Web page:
Behind the Numbers: Austin's Billion-Dollar Rail and Roads Bond
This fall, Austinites will vote on a $1 billion bond package for a light rail line and state road improvements. Austin's bond proposal is a long one, clocking in at 220 words, and it's an expensive one.
What's behind those numbers? Let's take a look:
How does the price tag of this bond stack up to previous bond elections?
It's the biggest ever. While only $600 million of the bond election is technically voter-approved for a starter light rail line, the other $400 million in improvements for state-managed roads is still debt that will be taken on by the city.
So what does that billion dollars pay for?
$600 million will go the capital costs (studies, engineering, and construction) for one 9.5-mile light rail line, with a total estimated capital cost of $1.38 billion. That line would go along East Riverside, through downtown and the UT campus on San Jacinto, then go over or under (and parallel) a portion of the existing MetroRail line up to Highland Mall. The project would be contingent on getting federal matching funds for the city's $600 million investment.
$400 million would go to road improvements for state roads.
A billion dollars sounds like a lot of money. How much debt does Austin have currently?
According to the most recent figures from last year, the City of Austin has $1.25 billion in debt. Adding another billion in the form of the bond before voters nearly doubles that debt. Austin has more debt per capita than any of the other largest cities in Texas, three times the debt per capita of Houston.
What will this do to my property taxes?
They will go up. According to City of Austin Deputy Chief Financial Officer Greg Canally, a home worth $200,000 now (the median value currently) would see an additional $220 a year in property taxes if Austin's starter rail line and road improvements bond passes. That increase scales: So if your home is currently worth $400,000, it would mean $440 a year in additional property taxes. The bonds for the debt would be sold over several years, but by 2020, Canally expects the full tax increase would be in place. That additional city debt (and its impact on your property taxes) will stick around for 20 years, until the debt is paid off.
Why does a light rail line mean having to raise my property taxes? Can't Austin just borrow the money on its own?
In order to maintain its current debt rating (which determines interest rates on money it borrows), Austin can't go out and borrow this much money without having it guaranteed, in a sense, by property tax increases. Think of it like getting your parents to co-sign a loan: if the City can show lenders it can pay off the loans through increased property tax revenue, it can take on more debt.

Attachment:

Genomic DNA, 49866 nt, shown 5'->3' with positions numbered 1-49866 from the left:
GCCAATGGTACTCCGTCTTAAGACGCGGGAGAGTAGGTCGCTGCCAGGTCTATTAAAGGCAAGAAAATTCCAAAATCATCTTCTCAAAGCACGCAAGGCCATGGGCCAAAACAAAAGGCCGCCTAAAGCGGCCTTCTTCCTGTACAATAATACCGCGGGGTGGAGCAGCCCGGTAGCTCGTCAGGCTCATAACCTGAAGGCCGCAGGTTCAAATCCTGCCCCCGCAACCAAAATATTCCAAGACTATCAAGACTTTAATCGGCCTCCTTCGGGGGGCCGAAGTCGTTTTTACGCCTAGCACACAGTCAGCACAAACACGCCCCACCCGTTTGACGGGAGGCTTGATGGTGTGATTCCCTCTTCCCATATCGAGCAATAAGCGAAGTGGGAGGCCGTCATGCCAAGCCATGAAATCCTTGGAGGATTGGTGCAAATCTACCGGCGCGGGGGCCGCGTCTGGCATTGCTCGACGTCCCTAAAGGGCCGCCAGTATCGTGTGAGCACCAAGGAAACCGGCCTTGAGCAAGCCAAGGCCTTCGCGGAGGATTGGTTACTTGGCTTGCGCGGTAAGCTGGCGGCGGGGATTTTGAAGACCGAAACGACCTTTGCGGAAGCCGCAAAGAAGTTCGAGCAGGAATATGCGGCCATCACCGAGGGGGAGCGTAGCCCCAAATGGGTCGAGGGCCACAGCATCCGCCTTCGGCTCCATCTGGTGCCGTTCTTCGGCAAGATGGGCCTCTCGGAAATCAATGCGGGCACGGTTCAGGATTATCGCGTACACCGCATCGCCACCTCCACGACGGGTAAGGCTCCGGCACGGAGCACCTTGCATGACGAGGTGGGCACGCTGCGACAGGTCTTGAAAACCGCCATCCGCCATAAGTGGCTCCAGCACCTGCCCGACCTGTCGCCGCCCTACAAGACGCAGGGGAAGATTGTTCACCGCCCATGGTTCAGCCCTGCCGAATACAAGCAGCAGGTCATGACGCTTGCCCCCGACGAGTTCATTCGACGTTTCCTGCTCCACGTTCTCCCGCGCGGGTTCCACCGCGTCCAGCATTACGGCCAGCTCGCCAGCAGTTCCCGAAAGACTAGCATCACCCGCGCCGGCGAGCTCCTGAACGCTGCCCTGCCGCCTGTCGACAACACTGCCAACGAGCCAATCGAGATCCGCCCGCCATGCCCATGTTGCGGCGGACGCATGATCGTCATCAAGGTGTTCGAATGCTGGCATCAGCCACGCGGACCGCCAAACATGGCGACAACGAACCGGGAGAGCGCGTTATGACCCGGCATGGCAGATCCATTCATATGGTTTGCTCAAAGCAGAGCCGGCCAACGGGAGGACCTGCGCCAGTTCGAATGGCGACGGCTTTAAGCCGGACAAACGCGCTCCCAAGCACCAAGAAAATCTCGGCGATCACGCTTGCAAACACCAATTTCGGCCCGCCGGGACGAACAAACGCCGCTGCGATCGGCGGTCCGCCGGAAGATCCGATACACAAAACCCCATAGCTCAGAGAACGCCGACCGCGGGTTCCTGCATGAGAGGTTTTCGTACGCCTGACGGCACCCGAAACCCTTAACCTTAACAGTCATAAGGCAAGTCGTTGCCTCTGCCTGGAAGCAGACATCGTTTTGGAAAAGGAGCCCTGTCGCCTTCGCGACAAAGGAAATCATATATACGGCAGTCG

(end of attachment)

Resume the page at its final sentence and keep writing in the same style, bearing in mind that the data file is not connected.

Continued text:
In considering the rail and roads proposal, the city looked at the additional debt required and determined it won’t affect the city's bond rating negatively. But the city, by its own admission, didn’t look at the impact of that additional debt on affordability for Austin residents.
What part of my property taxes will the bond affect if it passes?
There are several parts to your property taxes -- for schools, emergency services, county property taxes, etc. This property tax increase is the part of your City of Austin property taxes that pays for the city's debt service. You can think of that like a mortgage, since it's a loan the city is paying back with interest. Currently, the city's debt service is about 12 cents for each dollar of value of your home in your property taxes. If Prop 1 passes and the first light rail line and road improvements go forward, that 12 cents would increase by 6.5 cents to 18.5 cents. At that point, more than a third of your City of Austin property taxes would be going towards city debt.
So the part of my property taxes that goes towards Austin's debt would increase 50 percent?
Yes, it would. It's like the city is raising its mortgage payment by 50 percent.
But is this rail line a good deal? Is it worth the cost?
That depends on who you ask. Proponents of the initial line say "we have to start somewhere," while opponents say it's "worse than doing nothing."
One important consideration is that the debt only goes toward the capital costs of the first light rail line and some road improvements. Any expansion of that first light rail line with a second, third, or fourth light rail line would likely need to be funded with additional debt, meaning more property tax increases. According to a rough analysis by the Austin American-Statesman, that could mean billions of dollars more in capital costsfor the full system envisioned by Project Connect. By that point, an average value home in Austin could have over $1,000 in additional property taxes annually.